Categories: News

Windows 8.x’s market share really is closing in on Windows XP’s

ARS Technica - 5 hours 59 min ago
Net Market Share

Normally around the first of the month, we publish a post looking at the usage share of operating systems and Web browsers. But our post this month has been delayed because of unresolved questions about the data source we normally use.

The data shows a huge leap for Internet Explorer 11 and Windows 8.1 (up about seven percentage points each), at the expense of Internet Explorer 8 and Windows XP (down by about the same margin). So at the time it came in, we refrained from publishing because we that felt such a large swing in a single month was implausible.

Since then, Net Applications, the company that collects the data, has provided a little information on what happened. Net Applications differs from most other browser usage sites by attempting to correct for certain data collection imbalances. Browser usage shows various kinds of national trends. A site that has an overwhelming majority of US visitors might provide useful data on browser usage in the US, but it will offer little insight into browser usage in China, for example. Extrapolating worldwide estimates from this data would then be problematic because the usage patterns in the rest of the world do not match those of China.

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Categories: Tech

Not the upgrade we were hoping for: The 2014 Mac Mini reviewed

ARS Technica - 6 hours 14 min ago
The 2014 Mac Mini looks the same on the outside, but on the inside it regresses in some unfortunate ways. Andrew Cunningham Mid-tier 2014 Mac mini, as reviewed OS OS X 10.10.0 CPU Dual-core 2.6GHz Intel Core i5-4278U (Turbo Boost up to 3.1GHz) RAM 8GB 1600MHz DDR3L (soldered, upgradeable to 16GB at purchase) GPU Integrated Intel Iris 5100 Storage 1TB Fusion Drive (128GB PCIe SSD + 1TB 5400 RPM HDD) Networking Gigabit Ethernet, 802.11ac Wi-Fi, Bluetooth 4.0 Ports HDMI, 2x Thunderbolt 2, 4x USB 3.0, audio line-in minijack (digital/analog), audio line-out/headphone minijack (digital/analog), SDXC card slot Size 7.7×7.7×1.4" (19.7×19.7×3.6 cm) Weight 2.7 lbs (1.22 kg) Starting price $699 ($499 for base model) Price as reviewed $899

It's easy to feel sorry for the Mac Mini. Apple went through all of its Macs last year, updating them with new Intel Haswell CPUs and 802.11ac Wi-Fi adapters and faster SSDs and (sometimes) Thunderbolt 2, while the Mini sat and waited for an upgrade that never came.

Apple quickly announced a new Mini at its media event in October, two years after the 2012 Mac Mini was introduced. Desktops and laptops haven't advanced a whole lot in the last year, so for the most part the Mini is just getting 2013's upgrades a year late. If that was all that was happening, the Mac Mini would be a welcome-if-overdue update to the desktop. The 2014 Mac Mini is more interesting than that but unfortunately for people who have been waiting for this refresh, it's more notable for the stuff it's missing than its upgrades.

We typically like to review the base models of computers when possible, but in the Mac Mini's case the upgraded $699 configuration is more interesting, and it's the one you ought to get if you care about performance (more on that later). We'll provide benchmarks representative of the $499 Mini, too, but know ahead of time that it uses the same guts as the base-model MacBook Airs and the $1,099 iMac. To evaluate the computer's SSD performance, we've also equipped our review unit with a 1TB Fusion Drive, a $200 upgrade—we won't be recapping how this feature works, but our deep dive is over here.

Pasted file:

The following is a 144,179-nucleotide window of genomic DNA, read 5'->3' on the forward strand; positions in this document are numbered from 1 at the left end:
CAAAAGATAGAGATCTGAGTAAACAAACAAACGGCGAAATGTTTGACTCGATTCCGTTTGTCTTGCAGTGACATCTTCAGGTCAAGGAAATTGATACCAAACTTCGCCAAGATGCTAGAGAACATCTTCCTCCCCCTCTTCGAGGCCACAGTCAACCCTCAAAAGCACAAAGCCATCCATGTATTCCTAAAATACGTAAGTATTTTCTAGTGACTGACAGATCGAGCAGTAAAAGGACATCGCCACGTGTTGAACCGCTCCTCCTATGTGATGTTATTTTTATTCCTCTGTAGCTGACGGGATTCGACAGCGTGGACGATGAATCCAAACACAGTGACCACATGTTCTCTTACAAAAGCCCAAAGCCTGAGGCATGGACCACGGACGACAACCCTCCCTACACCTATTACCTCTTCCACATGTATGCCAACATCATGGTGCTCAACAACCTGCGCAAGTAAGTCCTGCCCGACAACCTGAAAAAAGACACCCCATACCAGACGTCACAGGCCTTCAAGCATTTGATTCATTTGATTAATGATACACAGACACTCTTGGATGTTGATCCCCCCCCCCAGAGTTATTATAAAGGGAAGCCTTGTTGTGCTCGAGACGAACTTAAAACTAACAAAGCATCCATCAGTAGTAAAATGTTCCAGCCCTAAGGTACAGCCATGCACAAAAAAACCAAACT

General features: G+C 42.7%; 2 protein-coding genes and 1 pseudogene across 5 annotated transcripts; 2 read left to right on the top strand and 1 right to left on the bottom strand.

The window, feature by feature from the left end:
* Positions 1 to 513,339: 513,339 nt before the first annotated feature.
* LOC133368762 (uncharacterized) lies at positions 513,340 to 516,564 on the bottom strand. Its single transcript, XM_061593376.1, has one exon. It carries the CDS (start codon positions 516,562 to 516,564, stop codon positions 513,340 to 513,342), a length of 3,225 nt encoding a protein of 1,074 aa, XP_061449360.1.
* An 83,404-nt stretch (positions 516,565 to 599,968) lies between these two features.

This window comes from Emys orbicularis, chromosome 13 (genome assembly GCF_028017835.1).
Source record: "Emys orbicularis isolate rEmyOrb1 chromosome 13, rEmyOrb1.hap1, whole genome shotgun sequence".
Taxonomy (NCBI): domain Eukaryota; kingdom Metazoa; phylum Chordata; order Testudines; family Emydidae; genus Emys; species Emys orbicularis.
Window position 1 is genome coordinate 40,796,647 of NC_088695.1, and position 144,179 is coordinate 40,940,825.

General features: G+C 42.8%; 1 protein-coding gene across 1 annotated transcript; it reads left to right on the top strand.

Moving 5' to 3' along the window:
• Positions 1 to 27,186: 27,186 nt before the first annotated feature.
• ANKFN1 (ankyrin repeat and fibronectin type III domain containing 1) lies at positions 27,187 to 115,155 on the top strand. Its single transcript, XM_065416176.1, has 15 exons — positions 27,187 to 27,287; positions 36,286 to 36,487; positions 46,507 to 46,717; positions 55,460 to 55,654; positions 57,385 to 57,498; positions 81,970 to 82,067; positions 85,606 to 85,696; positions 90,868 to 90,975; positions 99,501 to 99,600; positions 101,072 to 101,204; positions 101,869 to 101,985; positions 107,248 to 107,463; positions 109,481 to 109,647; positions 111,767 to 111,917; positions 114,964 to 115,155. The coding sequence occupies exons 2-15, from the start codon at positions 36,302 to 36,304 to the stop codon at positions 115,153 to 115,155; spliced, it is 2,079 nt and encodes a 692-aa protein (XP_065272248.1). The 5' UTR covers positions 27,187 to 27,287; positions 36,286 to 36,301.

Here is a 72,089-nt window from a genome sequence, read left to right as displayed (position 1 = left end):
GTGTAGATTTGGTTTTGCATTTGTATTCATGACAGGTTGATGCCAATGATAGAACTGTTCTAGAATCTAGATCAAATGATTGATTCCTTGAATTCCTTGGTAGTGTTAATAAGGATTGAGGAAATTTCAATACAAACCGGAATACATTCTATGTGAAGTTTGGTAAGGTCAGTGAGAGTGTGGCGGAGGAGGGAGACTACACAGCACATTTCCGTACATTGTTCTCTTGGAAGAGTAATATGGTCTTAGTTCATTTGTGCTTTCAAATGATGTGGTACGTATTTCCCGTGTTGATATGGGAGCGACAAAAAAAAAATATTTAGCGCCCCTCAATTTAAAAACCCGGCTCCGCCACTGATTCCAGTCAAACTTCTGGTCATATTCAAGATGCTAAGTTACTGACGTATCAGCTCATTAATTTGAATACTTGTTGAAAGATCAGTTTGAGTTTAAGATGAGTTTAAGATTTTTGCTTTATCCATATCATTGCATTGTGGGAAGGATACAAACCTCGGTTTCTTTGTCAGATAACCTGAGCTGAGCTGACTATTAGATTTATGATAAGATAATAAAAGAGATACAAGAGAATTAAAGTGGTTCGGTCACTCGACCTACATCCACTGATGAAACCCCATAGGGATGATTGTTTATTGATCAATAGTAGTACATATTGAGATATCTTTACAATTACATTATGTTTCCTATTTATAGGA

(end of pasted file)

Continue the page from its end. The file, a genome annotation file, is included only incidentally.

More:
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Categories: Tech

Office for iPad goes free-to-use, now supports the iPhone too

ARS Technica - 6 hours 30 min ago

Microsoft has updated the official iOS Word, Excel, and PowerPoint applications this morning with a few new features, but two in particular stand out: first, basic viewing and editing now requires a Microsoft account but not an Office 365 subscription. Second, all three are now universal apps that work on any iPhone or iPod Touch running iOS 7.1 or later.

While the apps have different interfaces, sharing the same code means you should be able to make the same kinds of edits on both your phone and your tablet, something that wasn't possible with the old, more limited Office for iPhone app. Even though the apps are now free-to-use, there are still many features that will require an Office 365 subscription, which can be purchased from within the app or directly from Microsoft's site. The apps are mostly the same as they were when we originally looked at them back in March, but the update brings a handful of new features, including the previously announced Dropbox integration.

Microsoft also teased a version of Office for Android tablets. It will be offered as a preview now to anyone who signs up, and it will be generally available in "early 2015." The long-awaited touch version of Office for Windows will apparently be released alongside Windows 10, but other details are scarce. We'll go hands-on with the new iOS apps later today, and we;ll look at the Android apps when we receive the preview versions.

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Categories: Tech

Corporate Fraud Drives Zalman to Bankruptcy

Anandtech - 6 hours 39 min ago